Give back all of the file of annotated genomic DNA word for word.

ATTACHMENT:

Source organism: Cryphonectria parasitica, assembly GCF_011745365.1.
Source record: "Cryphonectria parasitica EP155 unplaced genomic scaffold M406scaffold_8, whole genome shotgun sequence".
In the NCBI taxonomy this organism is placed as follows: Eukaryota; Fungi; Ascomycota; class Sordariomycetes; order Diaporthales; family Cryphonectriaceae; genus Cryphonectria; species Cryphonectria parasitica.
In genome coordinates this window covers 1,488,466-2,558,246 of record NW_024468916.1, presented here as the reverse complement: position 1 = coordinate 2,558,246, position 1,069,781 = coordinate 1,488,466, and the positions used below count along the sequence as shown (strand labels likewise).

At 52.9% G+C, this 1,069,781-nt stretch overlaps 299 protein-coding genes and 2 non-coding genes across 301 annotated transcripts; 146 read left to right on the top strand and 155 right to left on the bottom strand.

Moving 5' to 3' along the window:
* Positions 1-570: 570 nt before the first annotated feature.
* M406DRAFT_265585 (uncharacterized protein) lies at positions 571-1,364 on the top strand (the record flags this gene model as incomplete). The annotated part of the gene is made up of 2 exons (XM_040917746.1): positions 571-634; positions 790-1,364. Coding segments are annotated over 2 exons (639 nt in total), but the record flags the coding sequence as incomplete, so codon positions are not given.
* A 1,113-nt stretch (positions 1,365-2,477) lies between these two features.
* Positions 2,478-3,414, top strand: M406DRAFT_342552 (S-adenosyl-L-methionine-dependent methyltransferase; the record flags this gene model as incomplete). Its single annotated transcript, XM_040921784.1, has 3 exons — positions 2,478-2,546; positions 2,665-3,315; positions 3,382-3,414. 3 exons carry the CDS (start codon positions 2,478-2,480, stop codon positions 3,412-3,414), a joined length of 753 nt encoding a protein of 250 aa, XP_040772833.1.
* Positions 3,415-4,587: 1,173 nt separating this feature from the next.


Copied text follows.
Source organism: Cryphonectria parasitica, assembly GCF_011745365.1.
Source record: "Cryphonectria parasitica EP155 unplaced genomic scaffold M406scaffold_8, whole genome shotgun sequence".
In the NCBI taxonomy this organism is placed as follows: Eukaryota; Fungi; Ascomycota; class Sordariomycetes; order Diaporthales; family Cryphonectriaceae; genus Cryphonectria; species Cryphonectria parasitica.
In genome coordinates this window covers 1,488,466-2,558,246 of record NW_024468916.1, presented here as the reverse complement: position 1 = coordinate 2,558,246, position 1,069,781 = coordinate 1,488,466, and the positions used below count along the sequence as shown (strand labels likewise).

At 52.9% G+C, this 1,069,781-nt stretch overlaps 299 protein-coding genes and 2 non-coding genes across 301 annotated transcripts; 146 read left to right on the top strand and 155 right to left on the bottom strand.

Moving 5' to 3' along the window:
* Positions 1-570: 570 nt before the first annotated feature.
* M406DRAFT_265585 (uncharacterized protein) lies at positions 571-1,364 on the top strand (the record flags this gene model as incomplete). The annotated part of the gene is made up of 2 exons (XM_040917746.1): positions 571-634; positions 790-1,364. Coding segments are annotated over 2 exons (639 nt in total), but the record flags the coding sequence as incomplete, so codon positions are not given.
* A 1,113-nt stretch (positions 1,365-2,477) lies between these two features.
* Positions 2,478-3,414, top strand: M406DRAFT_342552 (S-adenosyl-L-methionine-dependent methyltransferase; the record flags this gene model as incomplete). Its single annotated transcript, XM_040921784.1, has 3 exons — positions 2,478-2,546; positions 2,665-3,315; positions 3,382-3,414. 3 exons carry the CDS (start codon positions 2,478-2,480, stop codon positions 3,412-3,414), a joined length of 753 nt encoding a protein of 250 aa, XP_040772833.1.
* Positions 3,415-4,587: 1,173 nt separating this feature from the next.